The target students are not involved in other after-school activities and those who come from home environments where abuse is an everyday reality and the parents are often addicted to drugs, especially prescriptive ones. Children Services has reported that 85 percent of domestic abuse cases in Athens County involve substance abuse in some form.

According to a survey by Bridgebuilders, more than 7 percent of the students said they had used someone else’s prescription pain medication as a recreational drug. Even then, it ranks only fourth in the students’ drugs of choice.

“There are kids who don’t see much hope,” she said. “Now they’re excited. They come to me all the time and ask: ‘What are we doing next?’ These are kids who have never been to a play.”

The program is continuing to expand. Bailes is about to start a club called “Men of Strength”, focused on helping young male teens mature into men and not perpetuating domestic abuse in an area where it is common.

Finding community support is crucial for Bridgebuilders to maintain its success. Bailes plans on opening up a game night to involve families of students and other community members. Other possible plans include collaborations with the art studio at the Dairy Barn and Stuart’s Opera House.

Teen Power! Fighting violence with knowledge

When Kate McGuckin describes dating violence among teens, passion pierces through in her voice. Her fight is not only with individual instances of violence, but with an entire culture of aggression.

“We live in a very violent society,” said the director of My Sister’s Place, a domestic abuse shelter in Athens, “and the media glamorizes violence. We have a huge barrier trying to compete with the media.”

So, with aid from the Athens Foundation, My Sister’s Place recently partnered with Girl Power! to produce its first sessions of “Teen Power”, a program on dating violence for young teens. More than 40 area girls from ages 8 to 14 attended. The curriculum educated the girls on the characteristics of a healthy relationship, how to recognize abuse in a relationship, and what resources are available if they fear they are victims of abuse.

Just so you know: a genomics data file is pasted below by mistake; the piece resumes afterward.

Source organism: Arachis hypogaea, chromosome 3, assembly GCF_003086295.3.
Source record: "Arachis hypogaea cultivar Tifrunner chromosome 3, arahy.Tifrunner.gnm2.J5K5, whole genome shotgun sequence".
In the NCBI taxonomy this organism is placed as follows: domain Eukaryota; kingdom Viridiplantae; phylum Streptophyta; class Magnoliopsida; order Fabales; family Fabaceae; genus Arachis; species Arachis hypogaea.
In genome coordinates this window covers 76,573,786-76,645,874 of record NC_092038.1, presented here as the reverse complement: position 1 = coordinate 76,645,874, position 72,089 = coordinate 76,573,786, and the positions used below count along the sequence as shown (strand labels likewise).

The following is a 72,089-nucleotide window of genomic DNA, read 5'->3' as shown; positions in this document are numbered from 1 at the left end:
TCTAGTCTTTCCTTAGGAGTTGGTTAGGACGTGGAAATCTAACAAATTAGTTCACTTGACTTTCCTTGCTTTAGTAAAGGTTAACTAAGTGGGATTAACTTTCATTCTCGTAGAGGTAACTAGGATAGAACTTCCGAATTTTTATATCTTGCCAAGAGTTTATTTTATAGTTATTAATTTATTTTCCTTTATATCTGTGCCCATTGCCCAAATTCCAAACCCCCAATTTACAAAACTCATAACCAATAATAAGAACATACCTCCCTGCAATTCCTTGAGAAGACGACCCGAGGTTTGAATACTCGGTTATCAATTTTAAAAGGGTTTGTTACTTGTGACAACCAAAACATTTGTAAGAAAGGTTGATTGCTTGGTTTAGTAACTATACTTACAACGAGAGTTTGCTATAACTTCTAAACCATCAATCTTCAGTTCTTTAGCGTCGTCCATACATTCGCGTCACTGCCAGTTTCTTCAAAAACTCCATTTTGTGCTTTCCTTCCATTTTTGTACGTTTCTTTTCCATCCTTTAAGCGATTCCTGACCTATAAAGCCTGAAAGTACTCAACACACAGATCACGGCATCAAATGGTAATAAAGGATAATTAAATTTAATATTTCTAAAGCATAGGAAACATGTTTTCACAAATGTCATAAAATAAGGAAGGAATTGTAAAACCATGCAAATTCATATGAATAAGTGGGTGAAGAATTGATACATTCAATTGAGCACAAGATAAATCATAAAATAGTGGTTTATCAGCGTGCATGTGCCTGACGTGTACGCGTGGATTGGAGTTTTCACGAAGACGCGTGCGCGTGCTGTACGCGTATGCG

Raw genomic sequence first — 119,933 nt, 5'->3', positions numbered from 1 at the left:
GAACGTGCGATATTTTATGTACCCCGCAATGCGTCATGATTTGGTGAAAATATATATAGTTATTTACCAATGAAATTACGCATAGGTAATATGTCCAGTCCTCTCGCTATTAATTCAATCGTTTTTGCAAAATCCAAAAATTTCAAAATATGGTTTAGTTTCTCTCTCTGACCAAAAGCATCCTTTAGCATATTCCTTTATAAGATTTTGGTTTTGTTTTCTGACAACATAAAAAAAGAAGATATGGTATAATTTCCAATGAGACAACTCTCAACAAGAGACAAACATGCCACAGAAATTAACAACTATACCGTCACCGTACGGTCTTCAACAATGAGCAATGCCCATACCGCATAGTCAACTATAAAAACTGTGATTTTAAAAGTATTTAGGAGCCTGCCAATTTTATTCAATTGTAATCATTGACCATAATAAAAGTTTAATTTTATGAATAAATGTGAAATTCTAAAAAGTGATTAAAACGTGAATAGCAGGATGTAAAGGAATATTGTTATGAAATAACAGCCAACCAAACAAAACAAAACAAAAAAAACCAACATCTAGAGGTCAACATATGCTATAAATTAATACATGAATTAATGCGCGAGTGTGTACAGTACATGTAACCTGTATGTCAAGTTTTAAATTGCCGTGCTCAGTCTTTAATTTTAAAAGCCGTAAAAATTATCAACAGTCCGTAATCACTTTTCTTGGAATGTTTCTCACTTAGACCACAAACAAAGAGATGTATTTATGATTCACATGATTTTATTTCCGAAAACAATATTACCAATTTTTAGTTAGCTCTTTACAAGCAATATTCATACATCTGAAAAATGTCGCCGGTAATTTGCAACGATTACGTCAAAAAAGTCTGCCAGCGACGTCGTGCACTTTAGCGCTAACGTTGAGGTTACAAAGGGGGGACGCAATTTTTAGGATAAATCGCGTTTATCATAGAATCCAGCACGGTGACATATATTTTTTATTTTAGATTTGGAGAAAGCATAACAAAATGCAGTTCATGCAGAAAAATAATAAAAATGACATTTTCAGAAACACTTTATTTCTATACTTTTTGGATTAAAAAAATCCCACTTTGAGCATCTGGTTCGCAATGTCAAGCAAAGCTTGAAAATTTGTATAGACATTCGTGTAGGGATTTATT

Teen dating violence is a tangible danger in Athens and across the nation. Studies of eighth and ninth grade students found that a quarter of them had suffered nonsexual violence in a dating situation and eight percent had been abused sexually.

The problem, as far as McGuckin can tell, forms from a combination of early exposure to sex and the prevalence of violence in television, movies and music.

“People are dating younger,” she said. “They are exposed to strong media messages about the importance of being popular, having a boyfriend, and seeking external validation through a relationship.”

In summary: “There’s a lot of peer pressure to be popular.”

So the Teen Power program responded by offering an opportunity for these young women to understand their own power against violent behavior and to prepare them for successful and healthy relationships as they enter the dating world. The girls designed t-shirts, posters and postcards reflecting those themes. The art was distributed to various local venues – libraries, schools, health centers – to raise awareness. Some girls wrote poetry; others cooperated to produce a play.

The key was peer-to-peer interaction and connection, which would ensure the lessons learned in Teen Power could translate into real-world scenarios.

“It was their program,” McGuckin said.

The authorities appear to be taking notice of the problem as well. Ohio passed legislation this last year mandating an education of dating violence in the school system.

McGuckin envisioned Teen Power as a program that could be replicated in the school environment. There is also room for expansion, and McGuckin hopes the opportunity for another session comes up.

“We would certainly like to continue this,” she said.